The igneous geology of the St. Francois Mountains terrane in southeast Missouri is dominated by the products of 1.48 to 1.45 billion year old volcanic and plutonic magmatism but also includes volumetrically minor, compositionally bimodal contributions added during plutonism between 1.34 and 1.27 billion years ago. The 1.48 to 1.45 billion year old igneous rocks in the St. Francois Mountains terrane are bimodally distributed between volumetrically dominant felsic rocks and volumetrically minor rocks with mafic to intermediate compositions. All of these rocks are ferroan, which like most of their trace element abundances, suggests a genesis associated with farfield intraplate extensional tectonism and decompression-related magmatism. The diversity of compositions among 1.48 to 1.45 billion year old igneous rocks in the St. Francois Mountains terrane probably reflects mixtures of mantle-derived mafic inputs and low-degree partial melting of more evolved crustal protoliths. Newly determined ages define essentially continuous magmatism during the 30-million-year period between 1.48 and 1.45 billion years ago. The products of this magmatism are essentially coeval, whether intrusive or extrusive or having mafic, intermediate, or felsic compositions. In addition, the iron oxide-apatite (for example, Pea Ridge) and likely the iron oxide-copper gold (Boss) deposits in the St. Francois Mountains terrane have ages coincident with this magmatic episode. Spatial and temporal relations between 1.48 to 1.45 billion year old igneous rocks in the St. Francois Mountains terrane and the mineral deposits they host suggest the associated magmatic and mineralization processes are also genetically related.

Geochemical, petrographic, geochronologic, and terrane-wide physical characteristics of the 1.48 to 1.45 billion year old igneous rocks in the St. Francois Mountains terrane are consistent with an origin involving extension well inboard from the margin of the Laurentian craton, associated mantle upwelling, lower crustal melting in response to mantle-derived thermal inputs, and mixing of mantle- and juvenile lower crustal-derived melts. Significant major and trace element compositional dispersion characteristics of these rocks likely reflect midcrustal magma reservoir fractionation of their principal rock-forming minerals. The resultant magmas constitute a series of variably hybridized reservoirs, emplaced at upper levels in the crust, that form a series of plutonic and associated eruptive products.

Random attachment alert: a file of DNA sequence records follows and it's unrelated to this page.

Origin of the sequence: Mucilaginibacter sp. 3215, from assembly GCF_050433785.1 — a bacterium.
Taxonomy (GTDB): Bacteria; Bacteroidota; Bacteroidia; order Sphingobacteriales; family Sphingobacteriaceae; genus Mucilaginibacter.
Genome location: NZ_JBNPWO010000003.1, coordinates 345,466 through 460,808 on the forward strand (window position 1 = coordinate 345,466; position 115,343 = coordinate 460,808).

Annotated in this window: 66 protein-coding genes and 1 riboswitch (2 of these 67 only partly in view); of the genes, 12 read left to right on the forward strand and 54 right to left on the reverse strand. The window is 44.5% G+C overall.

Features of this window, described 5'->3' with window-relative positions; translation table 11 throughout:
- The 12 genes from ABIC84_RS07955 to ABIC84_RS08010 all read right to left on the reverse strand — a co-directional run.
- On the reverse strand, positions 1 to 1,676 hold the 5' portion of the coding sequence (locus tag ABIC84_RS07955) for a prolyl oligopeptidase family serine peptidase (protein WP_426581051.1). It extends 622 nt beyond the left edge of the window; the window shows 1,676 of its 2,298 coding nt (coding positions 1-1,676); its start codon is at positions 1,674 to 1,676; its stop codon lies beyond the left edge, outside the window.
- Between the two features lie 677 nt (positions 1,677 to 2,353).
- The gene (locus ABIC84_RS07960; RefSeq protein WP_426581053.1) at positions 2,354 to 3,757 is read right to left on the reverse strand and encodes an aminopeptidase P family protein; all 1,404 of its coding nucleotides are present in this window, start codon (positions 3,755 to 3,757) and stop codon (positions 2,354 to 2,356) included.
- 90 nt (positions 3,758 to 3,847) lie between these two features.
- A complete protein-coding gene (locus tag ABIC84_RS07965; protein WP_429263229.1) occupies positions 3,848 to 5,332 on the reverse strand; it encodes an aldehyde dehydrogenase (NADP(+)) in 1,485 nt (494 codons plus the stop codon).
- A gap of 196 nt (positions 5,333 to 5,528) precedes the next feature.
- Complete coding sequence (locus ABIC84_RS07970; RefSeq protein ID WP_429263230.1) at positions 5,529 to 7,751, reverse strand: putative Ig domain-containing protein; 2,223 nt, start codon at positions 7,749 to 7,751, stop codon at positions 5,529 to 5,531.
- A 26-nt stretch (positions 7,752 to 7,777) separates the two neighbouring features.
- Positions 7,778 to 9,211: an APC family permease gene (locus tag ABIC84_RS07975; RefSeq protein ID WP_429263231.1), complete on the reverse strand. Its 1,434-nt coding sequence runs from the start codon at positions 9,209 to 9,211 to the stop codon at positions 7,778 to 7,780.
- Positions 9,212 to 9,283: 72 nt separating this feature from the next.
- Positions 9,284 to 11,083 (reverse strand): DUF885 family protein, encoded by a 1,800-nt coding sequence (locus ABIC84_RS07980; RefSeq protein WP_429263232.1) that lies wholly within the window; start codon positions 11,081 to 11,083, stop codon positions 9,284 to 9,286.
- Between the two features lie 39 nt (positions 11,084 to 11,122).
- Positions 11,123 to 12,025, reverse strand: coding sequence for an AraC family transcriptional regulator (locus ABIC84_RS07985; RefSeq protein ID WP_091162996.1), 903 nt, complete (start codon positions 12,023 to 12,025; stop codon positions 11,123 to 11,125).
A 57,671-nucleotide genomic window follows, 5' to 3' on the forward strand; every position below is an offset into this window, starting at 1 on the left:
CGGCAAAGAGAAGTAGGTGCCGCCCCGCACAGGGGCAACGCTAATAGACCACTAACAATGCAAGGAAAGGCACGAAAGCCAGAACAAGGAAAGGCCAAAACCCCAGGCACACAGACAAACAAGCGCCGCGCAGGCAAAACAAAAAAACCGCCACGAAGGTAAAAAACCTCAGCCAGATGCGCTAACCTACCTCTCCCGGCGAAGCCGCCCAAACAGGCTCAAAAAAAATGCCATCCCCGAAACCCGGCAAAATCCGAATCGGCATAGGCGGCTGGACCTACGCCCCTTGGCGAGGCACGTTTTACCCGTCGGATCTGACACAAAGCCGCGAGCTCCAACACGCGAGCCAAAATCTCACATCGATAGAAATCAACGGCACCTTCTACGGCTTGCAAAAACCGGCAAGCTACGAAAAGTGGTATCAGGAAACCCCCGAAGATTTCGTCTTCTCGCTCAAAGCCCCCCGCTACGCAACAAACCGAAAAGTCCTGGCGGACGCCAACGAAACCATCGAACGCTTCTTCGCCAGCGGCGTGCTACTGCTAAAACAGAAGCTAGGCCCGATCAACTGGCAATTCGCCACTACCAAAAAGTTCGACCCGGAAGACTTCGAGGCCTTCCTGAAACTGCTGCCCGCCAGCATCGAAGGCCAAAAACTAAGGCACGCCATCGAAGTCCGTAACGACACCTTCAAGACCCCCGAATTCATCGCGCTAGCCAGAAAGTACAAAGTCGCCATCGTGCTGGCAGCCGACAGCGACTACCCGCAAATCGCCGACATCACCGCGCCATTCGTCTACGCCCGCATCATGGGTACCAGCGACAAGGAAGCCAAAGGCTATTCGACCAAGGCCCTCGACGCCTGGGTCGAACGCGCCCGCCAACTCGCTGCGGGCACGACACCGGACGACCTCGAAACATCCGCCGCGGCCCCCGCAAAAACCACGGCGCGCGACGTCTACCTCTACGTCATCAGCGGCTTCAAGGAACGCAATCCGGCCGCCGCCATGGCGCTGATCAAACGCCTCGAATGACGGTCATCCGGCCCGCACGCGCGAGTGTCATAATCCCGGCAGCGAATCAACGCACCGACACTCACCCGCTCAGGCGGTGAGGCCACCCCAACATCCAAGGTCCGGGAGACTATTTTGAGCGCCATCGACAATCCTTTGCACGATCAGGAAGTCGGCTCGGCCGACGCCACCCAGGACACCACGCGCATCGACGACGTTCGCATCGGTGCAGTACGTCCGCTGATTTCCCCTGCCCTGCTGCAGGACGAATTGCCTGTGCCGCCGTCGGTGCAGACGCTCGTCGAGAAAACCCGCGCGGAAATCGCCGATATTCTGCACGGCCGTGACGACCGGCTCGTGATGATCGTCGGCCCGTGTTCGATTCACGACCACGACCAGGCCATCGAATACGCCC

Mangrove species’ response to sea-level rise across Pohnpei, Federated States of Micronesia

Released February 19, 2021 10:56 EST

2021, Open-File Report 2021-1002

Kevin J. Buffington, Richard A. MacKenzie, Joel A. Carr, Maybeleen Apwong, Ken W. Krauss, Karen M. Thorne

Mangrove forests are likely vulnerable to accelerating sea-level rise; however, we lack the tools necessary to understand their future resilience. On the Pacific island of Pohnpei, Federated States of Micronesia, mangroves are habitat to endangered species and provide critical ecosystem services that support local communities. We developed a generalizable modeling framework for mangroves that accounts for species interactions and the belowground processes that dictate soil elevation. The modeling framework was calibrated with extensive field datasets, including accretion rates derived from thirty 1-meter-deep soil cores dated with lead-210, more than 300 forest inventory plots, water-level monitoring, and differential leveling elevation surveys. We applied the model using a community of five mangrove species and across seven regions around Pohnpei to identify which regions are most vulnerable to sea-level rise. The responses of mean elevation and the mangrove community  composition were analyzed under four global sea-level rise scenarios: an increase of 37, 52, 67, or 117 centimeters by 2100. The model was validated against a 20-year surface elevation table record (1999–2019) and showed good agreement when driven by observed water levels.

The model projected that mangroves around Pohnpei can build their elevations relative to moderate rates of sea-level rise to prevent submergence, with limited changes in mangrove community composition through 2060. By 2100, however, the model projected a decreasing abundance of high-elevation mangrove species and an increasing abundance of lower elevation species adapted to more persistent flooding. Under higher sea-level rise scenarios, forest elevation decreased substantially relative to mean sea level and there were more drastic changes in the tree community composition and loss of suitable mangrove habitat by 2100. Variation in accretion rates, water levels, and initial forest elevation led to differential  vulnerability around the island, such that mangroves on the leeward side of the island generally were the most at-risk to higher rates of sea-level rise. Our findings indicate that the relatively undisturbed state of the mangrove forests and the surrounding landscape is an important factor in their ability to keep pace with sea-level rise.

Determination of vadose zone and saturated zone nitrate lag times using long-term groundwater monitoring data and statistical machine learning

Released February 19, 2021 08:20 EST

2021, Hydrology and Earth System Sciences (25) 811-829

Martin J. Wells, Troy E. Gilmore, Natalie Nelson, Aaron Mittelstet, John K. Böhlke